invocation of the landmass of the Indian subcontinent as sacred land.

It is never far from the consciousness of the Hindu and is well captured in Damodar Savarkar’s treatise Essentials of Hindutva(1923). In what way does this complex  consciousness mesh with the ideals of a modern secular democracy ? Scholar Dr. Shrinivas Tilak has answered one aspect of the conundrum in a remarkably accurate way. His book
ReAwakening to a secular Hindu Nation (2008) , a study of the political thought of M.S. Golwalkar , explains the nexus between secularism and Hindu thought(See the book review by the present writer in Haindava Keralam).

What of the remaining factors ? The primacy of the supreme Goddess and the attachment to the land.

One can begin with the historical dimension and look at  Rig Vedic cosmology. Its continuance throughout the centuries as it wove in and out of the evolution of Hinduism as a practice in the subcontinent, is accompanied by the growth of state institutions (these are not present in the tribal cultures of the native peoples of the Americas and Australia). These state institutions existed as national institutions working for the defence of state and polity, as happened in other parts of the world. Hence, one has the treatise Arthasastra of Kautilya, who is often referred to as the Indian Machiavelli, to give one example.

Here, the emphasis shifts to the state as the upholder of Hindu Dharma. Dharma has been interpreted in the narrower sense of all values pertaining to Hindu society and its cultural practices. It has also been interpreted in the ethical sense of universal moral values,as seen in the Bhagavad Gita, a struggle between good and evil. Mahatma Gandhi has given his own unique interpretation of the Gita, namely, that the battle of Kurukshetra is a struggle between good and evil in the human soul.

The Rig Vedic meaning of Dharma is related to its cosmology, referred to above. The divine order (Rta) exists in the universe and Hindu dharma should reflect in society this universal order, whose principal energizer is the female creative principle of the universe.  Vande Mataram, then, is the  invocation of  the creative principle of the universe. IT IS  THE CRYSTALLISED EXPRESSION OF HINDU DHARMA.

This principle is all pervasive and exists in all aspects of the created universe. Hence, the Rig Vedic belief system can be described as pantheism. There is no contradiction in describing it also as polytheism, since the various gods and goddesses are manifestations of the creative principle of the universe.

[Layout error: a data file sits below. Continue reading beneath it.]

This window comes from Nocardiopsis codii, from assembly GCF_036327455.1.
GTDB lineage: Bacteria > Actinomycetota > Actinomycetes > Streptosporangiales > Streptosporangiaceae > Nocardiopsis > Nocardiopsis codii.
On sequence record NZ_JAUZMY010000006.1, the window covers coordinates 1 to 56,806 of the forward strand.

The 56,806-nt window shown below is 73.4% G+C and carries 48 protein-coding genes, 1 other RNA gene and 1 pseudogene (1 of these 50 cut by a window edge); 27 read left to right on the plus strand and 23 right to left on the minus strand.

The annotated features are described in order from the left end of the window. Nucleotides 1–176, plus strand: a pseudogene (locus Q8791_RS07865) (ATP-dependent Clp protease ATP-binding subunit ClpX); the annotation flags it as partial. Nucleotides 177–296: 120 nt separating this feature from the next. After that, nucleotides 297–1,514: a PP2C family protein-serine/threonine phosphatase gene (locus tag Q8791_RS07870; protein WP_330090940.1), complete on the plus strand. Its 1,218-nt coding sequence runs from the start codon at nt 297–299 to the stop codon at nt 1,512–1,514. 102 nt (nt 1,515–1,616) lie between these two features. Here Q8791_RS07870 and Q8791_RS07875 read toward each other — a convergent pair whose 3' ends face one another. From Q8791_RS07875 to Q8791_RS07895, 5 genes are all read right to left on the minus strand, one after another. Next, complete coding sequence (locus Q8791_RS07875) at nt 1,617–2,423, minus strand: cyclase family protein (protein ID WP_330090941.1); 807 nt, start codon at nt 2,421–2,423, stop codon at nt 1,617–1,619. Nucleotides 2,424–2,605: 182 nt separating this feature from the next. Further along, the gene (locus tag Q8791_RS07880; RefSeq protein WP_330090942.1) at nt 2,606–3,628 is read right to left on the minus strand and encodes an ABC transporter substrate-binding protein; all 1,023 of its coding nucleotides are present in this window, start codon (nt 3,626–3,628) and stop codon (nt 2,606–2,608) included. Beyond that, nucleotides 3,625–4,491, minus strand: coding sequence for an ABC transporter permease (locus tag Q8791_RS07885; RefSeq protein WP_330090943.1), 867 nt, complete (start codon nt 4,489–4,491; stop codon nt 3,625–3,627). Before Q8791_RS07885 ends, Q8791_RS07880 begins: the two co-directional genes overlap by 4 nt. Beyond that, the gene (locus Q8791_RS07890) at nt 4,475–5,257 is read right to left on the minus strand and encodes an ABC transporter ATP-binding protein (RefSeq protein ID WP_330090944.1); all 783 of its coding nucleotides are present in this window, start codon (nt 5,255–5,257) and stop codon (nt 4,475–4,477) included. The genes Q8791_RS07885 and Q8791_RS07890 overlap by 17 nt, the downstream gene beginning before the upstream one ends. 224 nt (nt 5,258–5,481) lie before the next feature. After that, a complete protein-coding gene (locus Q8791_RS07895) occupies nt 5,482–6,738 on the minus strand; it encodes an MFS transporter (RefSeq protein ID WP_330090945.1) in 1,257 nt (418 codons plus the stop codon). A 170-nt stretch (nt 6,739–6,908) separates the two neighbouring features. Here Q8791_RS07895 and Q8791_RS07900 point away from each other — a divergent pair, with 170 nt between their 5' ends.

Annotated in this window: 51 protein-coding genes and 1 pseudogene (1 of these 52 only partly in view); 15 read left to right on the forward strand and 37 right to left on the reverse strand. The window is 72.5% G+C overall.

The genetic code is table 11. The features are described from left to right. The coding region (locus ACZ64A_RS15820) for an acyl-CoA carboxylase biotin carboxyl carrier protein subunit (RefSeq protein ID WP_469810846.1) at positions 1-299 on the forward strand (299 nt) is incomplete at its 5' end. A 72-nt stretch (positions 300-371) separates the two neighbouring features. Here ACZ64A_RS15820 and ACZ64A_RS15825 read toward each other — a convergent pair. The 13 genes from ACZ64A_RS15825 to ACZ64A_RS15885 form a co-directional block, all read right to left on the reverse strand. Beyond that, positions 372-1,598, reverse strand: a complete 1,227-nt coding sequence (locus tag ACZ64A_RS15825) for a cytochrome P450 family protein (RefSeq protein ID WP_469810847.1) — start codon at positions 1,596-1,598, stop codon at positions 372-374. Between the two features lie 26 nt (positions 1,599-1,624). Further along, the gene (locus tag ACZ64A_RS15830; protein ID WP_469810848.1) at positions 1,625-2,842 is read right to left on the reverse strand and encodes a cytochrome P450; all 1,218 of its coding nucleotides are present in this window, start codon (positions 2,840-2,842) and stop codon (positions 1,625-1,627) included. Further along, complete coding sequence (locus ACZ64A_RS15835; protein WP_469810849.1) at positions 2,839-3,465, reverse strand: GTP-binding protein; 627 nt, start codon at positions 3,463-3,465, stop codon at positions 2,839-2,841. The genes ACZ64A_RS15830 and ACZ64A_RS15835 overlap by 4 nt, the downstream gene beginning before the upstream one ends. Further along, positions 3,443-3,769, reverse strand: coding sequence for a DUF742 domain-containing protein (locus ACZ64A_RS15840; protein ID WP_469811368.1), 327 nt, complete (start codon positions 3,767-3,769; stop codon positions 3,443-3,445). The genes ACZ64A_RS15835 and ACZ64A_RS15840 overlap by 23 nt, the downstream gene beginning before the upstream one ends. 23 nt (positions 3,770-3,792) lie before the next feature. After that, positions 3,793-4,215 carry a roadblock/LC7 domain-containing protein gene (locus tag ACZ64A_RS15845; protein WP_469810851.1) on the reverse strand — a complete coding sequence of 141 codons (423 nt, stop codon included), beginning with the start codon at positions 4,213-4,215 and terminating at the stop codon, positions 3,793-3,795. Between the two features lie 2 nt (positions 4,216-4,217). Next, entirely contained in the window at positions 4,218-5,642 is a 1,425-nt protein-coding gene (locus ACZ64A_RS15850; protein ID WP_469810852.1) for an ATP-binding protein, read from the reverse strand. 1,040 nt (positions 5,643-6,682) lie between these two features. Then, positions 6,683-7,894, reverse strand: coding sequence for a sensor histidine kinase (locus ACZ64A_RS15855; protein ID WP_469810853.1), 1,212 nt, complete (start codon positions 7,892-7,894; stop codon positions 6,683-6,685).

All beings are equal, and all life is sacred. This noble belief system did give rise in practice to the Varna system, where the division of labour was segmented into people who were of the intellectual class, the warrior class , the economic class and the service class. As time went on, the Varna system changed into the Caste system, with its innumerable sub castes based on occupation. And those who did not belong to this fourfold caste system became the Untouchables, who performed the lowliest of tasks in society. The iniquities and injustices of this aspect of the caste system have been condemned and at present both the Indian Constitution and the efforts of conscientious Hindus are being directed to their eradication. In the Hindu domain the Sangh Parivar is currently undertaking sterling work in that direction.

Hindu India or the Hindu Rashtra(Nation) underwent further historical changes with  
the arrival of  colonial rulers from Britain (Islam did not impact Hindu India in a comparably significant way). It was not the railways nor Western education that
impacted India, but the Christian notion of the equality of all human beings, which  revived the Vedic notion of the equality of all living beings  in the Hindu consciousness.

The Vedic notion of equality goes beyond the Christian one because it is not limited only to humans. It encompasses all beings, in the universe.

Hence it is that Hindus have taken easily to what is called a secular Constitution. All humans are equal, regardless of gender, creed or race, in the Indian Constitution. These are Dharmic values. And today, the sanctity of all life as upheld in the Veda, can be extended to modern environmentalism.

But once again, in practice, a notion of hierarchy which extends beyond the division of labour (varna) and even the occupation based caste system, still colours the Hindu’s daily life. Hierarchical differences get dissolved unambiguously only when Hindus gather in large masses such as the Kumbh Mela, where some 50 million Hindus congregate over a period of two or three months.

What is now needed is to spell out the unique features of  the Hindu/Vedic Dharma and make explicit  the Hindu component in the Indian Constitution and the Hindu polity. The second related task is to make explicit the presence of the female creative principle of the universe in the Hindu  nation. The third related task is to make explicit the need to defend this Hindu Dharma. This defence, needless to say,is a manifold task.

Here, we are not speaking only about specific Hindu practices such as lighting lamps at public functions, because these are   the outward symbols of a polity that is and must continue to be girded by Vedic Dharma which hails the equality of all living beings and the intimate place they occupy in the entire universe. It is undoubtedly a complex task, but one that cannot be shirked. As scholar Shrinivas Tilak has put it, in paraphrasing Guru Golwalkar:

“ All human beings are partners in making this universe a better place    to live in, but the primary responsibility rests upon India and its civilization” (Re Awakening to a secular Hindu Nation, p.42).

(Dr. Rajiva taught Political Philosophy at a Canadian university).